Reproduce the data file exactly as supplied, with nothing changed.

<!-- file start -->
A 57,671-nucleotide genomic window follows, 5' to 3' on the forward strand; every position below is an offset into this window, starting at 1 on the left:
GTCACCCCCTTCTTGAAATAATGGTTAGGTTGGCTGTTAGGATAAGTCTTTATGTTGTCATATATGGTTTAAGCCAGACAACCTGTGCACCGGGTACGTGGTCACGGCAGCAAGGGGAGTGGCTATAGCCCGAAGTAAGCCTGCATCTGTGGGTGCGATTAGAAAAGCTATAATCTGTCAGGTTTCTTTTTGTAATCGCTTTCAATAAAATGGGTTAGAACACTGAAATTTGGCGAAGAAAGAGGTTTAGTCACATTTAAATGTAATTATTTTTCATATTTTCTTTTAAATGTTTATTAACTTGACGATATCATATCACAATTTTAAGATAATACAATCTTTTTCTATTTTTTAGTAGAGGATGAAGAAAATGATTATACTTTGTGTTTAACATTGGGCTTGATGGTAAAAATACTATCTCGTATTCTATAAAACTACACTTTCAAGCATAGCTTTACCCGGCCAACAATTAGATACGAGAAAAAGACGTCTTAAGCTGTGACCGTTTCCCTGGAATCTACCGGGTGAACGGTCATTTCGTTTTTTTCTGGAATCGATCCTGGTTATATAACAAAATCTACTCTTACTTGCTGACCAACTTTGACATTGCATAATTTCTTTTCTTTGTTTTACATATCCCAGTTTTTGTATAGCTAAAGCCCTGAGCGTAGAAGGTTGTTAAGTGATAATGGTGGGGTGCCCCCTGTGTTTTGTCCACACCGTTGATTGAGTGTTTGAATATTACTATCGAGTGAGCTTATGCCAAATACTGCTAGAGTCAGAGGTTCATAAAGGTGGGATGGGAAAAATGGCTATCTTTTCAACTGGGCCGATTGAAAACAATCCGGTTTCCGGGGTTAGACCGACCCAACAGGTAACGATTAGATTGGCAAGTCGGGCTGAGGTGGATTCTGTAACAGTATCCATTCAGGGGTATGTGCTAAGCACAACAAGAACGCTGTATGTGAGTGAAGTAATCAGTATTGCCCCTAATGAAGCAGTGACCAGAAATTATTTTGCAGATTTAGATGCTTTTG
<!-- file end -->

A 57,671-nucleotide genomic window follows, 5' to 3' on the forward strand; every position below is an offset into this window, starting at 1 on the left:
GTCACCCCCTTCTTGAAATAATGGTTAGGTTGGCTGTTAGGATAAGTCTTTATGTTGTCATATATGGTTTAAGCCAGACAACCTGTGCACCGGGTACGTGGTCACGGCAGCAAGGGGAGTGGCTATAGCCCGAAGTAAGCCTGCATCTGTGGGTGCGATTAGAAAAGCTATAATCTGTCAGGTTTCTTTTTGTAATCGCTTTCAATAAAATGGGTTAGAACACTGAAATTTGGCGAAGAAAGAGGTTTAGTCACATTTAAATGTAATTATTTTTCATATTTTCTTTTAAATGTTTATTAACTTGACGATATCATATCACAATTTTAAGATAATACAATCTTTTTCTATTTTTTAGTAGAGGATGAAGAAAATGATTATACTTTGTGTTTAACATTGGGCTTGATGGTAAAAATACTATCTCGTATTCTATAAAACTACACTTTCAAGCATAGCTTTACCCGGCCAACAATTAGATACGAGAAAAAGACGTCTTAAGCTGTGACCGTTTCCCTGGAATCTACCGGGTGAACGGTCATTTCGTTTTTTTCTGGAATCGATCCTGGTTATATAACAAAATCTACTCTTACTTGCTGACCAACTTTGACATTGCATAATTTCTTTTCTTTGTTTTACATATCCCAGTTTTTGTATAGCTAAAGCCCTGAGCGTAGAAGGTTGTTAAGTGATAATGGTGGGGTGCCCCCTGTGTTTTGTCCACACCGTTGATTGAGTGTTTGAATATTACTATCGAGTGAGCTTATGCCAAATACTGCTAGAGTCAGAGGTTCATAAAGGTGGGATGGGAAAAATGGCTATCTTTTCAACTGGGCCGATTGAAAACAATCCGGTTTCCGGGGTTAGACCGACCCAACAGGTAACGATTAGATTGGCAAGTCGGGCTGAGGTGGATTCTGTAACAGTATCCATTCAGGGGTATGTGCTAAGCACAACAAGAACGCTGTATGTGAGTGAAGTAATCAGTATTGCCCCTAATGAAGCAGTGACCAGAAATTATTTTGCAGATTTAGATGCTTTTG